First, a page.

Andrews said there were many shopping centers that should never have been built. In the end, however, the best real estate will win out, he added.

“The mall is not going away,” Forman said. “We (as an industry) have to build a better mall. We have to tweak it and reinvent it.”

If you have a dominate center, you have a competitive advantage, Axtell said. No one should be complacent, and you have to constantly reinvent the center when it comes to common areas, and add uses that make people want to come to the center whether it’s specialty grocers, restaurants and entertainment like movie theaters and Dave & Busters, he added.

“You have to make it more than a place to buy goods. You’re going there to have an experience to eat, be entertained and shop,” Axtell said.

Andrews touted restaurants as being important anchors to a shopping center, and that was echoed by Forman. She also cited health uses for establishments like TruFusion, a group fitness center in Downtown Summerlin. That along with an Apple store and office space serves as mini-anchors for shopping centers.

“(Health and fitness) brings the same type of customers as a grocer,” Forman said. “Some 500 to 600 people go through TruFusion at Downtown Summerlin, and those people need to shop, eat and other services.

Southern Nevada is well-positioned for future retail growth with $1.9 billion planned for a domed stadium, $1.5 billion by Steve Wynn along the Strip, $4 billion of Resorts World and $1.4 billion by the expansion of the Las Vegas Convention Center, Forman said.

“We are very bullish on Las Vegas,” Forman said.

“One of the reasons you have $14.9 billion already committed here for construction. These are big numbers for any size of a city let alone a city this size. That’s jobs and housing growth and more people coming to Las Vegas and more opportunity for people to see Vegas as a real city and not just a place for gambling.”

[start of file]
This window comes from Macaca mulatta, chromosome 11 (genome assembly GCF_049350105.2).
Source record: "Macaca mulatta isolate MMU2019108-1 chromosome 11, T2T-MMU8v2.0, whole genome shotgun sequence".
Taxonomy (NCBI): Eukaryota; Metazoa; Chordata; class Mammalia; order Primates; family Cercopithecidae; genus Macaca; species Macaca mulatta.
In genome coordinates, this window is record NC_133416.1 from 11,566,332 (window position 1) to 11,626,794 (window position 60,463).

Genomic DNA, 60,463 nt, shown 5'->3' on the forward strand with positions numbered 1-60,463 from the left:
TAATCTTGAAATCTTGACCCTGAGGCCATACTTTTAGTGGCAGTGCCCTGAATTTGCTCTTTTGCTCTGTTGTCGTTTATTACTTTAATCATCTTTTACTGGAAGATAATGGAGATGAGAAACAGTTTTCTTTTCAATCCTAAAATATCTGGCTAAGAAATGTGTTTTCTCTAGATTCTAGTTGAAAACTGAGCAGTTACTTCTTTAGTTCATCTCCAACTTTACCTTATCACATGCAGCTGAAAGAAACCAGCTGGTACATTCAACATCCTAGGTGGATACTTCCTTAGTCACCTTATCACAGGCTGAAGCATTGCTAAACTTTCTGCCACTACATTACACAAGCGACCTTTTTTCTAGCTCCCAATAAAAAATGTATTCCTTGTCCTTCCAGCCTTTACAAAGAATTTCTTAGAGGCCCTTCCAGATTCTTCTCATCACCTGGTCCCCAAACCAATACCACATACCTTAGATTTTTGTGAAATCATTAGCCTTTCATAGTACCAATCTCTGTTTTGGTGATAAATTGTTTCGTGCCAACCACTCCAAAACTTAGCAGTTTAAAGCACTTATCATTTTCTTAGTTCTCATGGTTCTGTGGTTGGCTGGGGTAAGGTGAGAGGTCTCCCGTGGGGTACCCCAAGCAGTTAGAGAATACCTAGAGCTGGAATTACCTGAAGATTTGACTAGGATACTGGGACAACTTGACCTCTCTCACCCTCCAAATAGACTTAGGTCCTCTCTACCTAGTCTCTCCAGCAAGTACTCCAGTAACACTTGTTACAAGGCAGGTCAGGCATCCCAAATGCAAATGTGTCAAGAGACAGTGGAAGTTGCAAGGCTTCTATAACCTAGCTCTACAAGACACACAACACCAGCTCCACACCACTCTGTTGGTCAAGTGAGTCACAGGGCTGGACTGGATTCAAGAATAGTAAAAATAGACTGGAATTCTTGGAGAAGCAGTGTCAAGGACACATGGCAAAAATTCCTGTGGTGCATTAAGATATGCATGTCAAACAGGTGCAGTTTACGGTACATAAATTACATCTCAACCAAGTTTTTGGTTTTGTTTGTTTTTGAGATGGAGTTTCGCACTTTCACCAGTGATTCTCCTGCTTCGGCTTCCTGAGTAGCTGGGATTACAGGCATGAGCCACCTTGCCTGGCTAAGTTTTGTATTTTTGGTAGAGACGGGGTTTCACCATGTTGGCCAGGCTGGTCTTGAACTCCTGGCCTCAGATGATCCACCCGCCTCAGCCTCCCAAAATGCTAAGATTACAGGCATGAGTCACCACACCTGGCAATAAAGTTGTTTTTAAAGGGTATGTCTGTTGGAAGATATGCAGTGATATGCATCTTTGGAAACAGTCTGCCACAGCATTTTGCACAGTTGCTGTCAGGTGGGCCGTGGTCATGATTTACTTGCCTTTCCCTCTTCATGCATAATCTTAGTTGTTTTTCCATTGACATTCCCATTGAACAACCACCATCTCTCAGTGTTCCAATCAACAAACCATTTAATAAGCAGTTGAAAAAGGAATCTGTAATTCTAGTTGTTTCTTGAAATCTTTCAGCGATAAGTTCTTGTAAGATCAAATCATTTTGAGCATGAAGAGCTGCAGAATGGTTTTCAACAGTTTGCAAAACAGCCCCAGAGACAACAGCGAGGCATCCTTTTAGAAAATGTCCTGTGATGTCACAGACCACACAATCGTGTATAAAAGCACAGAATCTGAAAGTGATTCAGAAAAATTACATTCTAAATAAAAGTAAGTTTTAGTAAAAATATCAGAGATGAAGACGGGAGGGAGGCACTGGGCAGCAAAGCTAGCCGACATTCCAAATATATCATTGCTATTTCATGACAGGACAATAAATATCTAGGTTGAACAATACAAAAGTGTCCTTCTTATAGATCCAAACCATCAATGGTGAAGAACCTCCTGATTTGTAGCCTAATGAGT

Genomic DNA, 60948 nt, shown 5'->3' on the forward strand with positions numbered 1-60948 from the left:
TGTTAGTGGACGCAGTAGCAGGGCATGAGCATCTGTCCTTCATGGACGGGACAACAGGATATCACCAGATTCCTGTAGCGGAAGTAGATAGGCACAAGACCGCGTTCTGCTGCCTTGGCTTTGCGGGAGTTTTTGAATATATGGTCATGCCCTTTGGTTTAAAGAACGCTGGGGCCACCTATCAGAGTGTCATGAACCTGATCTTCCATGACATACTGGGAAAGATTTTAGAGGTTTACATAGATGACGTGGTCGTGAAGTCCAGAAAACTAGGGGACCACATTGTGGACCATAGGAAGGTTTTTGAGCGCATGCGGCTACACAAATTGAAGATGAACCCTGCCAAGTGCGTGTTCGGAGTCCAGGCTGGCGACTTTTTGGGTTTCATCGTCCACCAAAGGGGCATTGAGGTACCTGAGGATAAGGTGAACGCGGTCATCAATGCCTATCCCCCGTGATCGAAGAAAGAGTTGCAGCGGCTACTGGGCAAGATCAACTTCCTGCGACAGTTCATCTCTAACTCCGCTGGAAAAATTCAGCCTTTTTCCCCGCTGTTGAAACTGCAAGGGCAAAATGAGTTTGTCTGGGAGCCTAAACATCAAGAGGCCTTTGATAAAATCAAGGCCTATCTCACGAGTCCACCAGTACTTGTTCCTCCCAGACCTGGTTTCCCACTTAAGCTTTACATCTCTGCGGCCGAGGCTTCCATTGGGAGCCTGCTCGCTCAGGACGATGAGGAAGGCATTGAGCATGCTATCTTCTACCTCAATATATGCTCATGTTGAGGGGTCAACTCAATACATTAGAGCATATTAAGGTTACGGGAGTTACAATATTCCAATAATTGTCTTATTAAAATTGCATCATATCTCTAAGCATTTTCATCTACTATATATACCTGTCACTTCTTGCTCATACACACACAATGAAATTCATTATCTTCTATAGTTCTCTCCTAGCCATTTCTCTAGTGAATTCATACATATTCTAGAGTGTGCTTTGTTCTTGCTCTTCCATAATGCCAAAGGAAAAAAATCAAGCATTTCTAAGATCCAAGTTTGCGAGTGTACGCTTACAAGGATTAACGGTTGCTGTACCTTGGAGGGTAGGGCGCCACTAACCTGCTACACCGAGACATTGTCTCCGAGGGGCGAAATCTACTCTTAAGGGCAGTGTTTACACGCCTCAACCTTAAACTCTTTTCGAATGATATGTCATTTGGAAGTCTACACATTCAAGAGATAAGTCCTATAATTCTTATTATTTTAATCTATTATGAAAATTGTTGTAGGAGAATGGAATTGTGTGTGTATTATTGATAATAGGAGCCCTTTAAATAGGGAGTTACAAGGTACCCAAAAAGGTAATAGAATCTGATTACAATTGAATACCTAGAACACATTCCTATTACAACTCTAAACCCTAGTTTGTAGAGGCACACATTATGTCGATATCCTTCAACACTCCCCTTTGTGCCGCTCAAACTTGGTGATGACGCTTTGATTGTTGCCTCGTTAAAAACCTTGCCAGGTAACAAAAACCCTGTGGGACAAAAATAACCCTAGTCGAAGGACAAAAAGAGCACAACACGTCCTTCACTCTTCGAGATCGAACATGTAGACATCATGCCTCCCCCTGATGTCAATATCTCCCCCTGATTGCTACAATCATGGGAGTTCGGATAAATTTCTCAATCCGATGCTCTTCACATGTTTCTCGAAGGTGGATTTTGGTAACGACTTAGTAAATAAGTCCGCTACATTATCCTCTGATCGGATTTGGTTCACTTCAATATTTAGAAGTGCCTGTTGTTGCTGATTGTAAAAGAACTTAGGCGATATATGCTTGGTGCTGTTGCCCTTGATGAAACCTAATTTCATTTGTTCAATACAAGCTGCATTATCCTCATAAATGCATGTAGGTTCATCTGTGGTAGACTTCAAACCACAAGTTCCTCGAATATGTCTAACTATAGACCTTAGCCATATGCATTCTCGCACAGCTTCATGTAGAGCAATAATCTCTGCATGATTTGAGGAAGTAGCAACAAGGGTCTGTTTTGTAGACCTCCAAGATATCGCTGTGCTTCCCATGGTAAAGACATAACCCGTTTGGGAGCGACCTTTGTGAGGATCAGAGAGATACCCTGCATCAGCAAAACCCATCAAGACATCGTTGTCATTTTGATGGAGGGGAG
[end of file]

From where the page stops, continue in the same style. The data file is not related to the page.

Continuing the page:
As for shopping tastes, she said she has learned that Las Vegas customers are “very brand conscious” when it comes to cosmetics, apparel, accessories and soft goods. They are aspirational shoppers, she said.

Both local and national restaurants have done well, but the key is the perceived value for the dollar, Forman said. Customer service is also important, she added.

Overall, Forman said some retailers “have gotten lazy because they were the only option.” She said her team recently met with retailers in New York City like Coach who are reinventing themselves and focusing on redesigning their merchandise.

“We met with one apparel retailer who didn’t talk about their product but their digital platform,” Forman said. “They’re going to go down the toilet because they’re not focused on their product. If the product is no good, it doesn’t matter about the online presence and how many coupons you give or marketing events you have.”

Las Vegas ended the third quarter at an 8.2 percent vacancy rate in the retail market, a 0.5 percent decline from the third quarter of 2016, according to Applied Analysis. Power centers had the lowest vacancy rate at 6.6 percent, while neighborhood centers had a 9.7 percent vacancy rate.

The Walmart Supercenter on the southwest corner of Blue Diamond Road and Rainbow Boulevard is close to wrapping up construction on its 170,000-square-foot center and will be officially open during the fourth quarter of 2017, said Applied Analysis Principal Brian Gordon.

Skye Canyon Village on the northwest corner of Grand Canyon Drive and Skype Canyon Park Drive, continued construction on its 224,000-square-foot neighborhood center. It will be anchored by Smith’s, he said.

Crate & Barrel opened its first permanent Nevada store in November. It measures 17,000 square feet. Gordon said development activity is sourced to projects in the northwest (291,950 square feet), southwest (179,800 square feet), southeast (90,000 square feet), west (29,000 square feet) and north (8,000 square feet). Nearly 4 million square feet is planned and actively being marketed for future development, he said.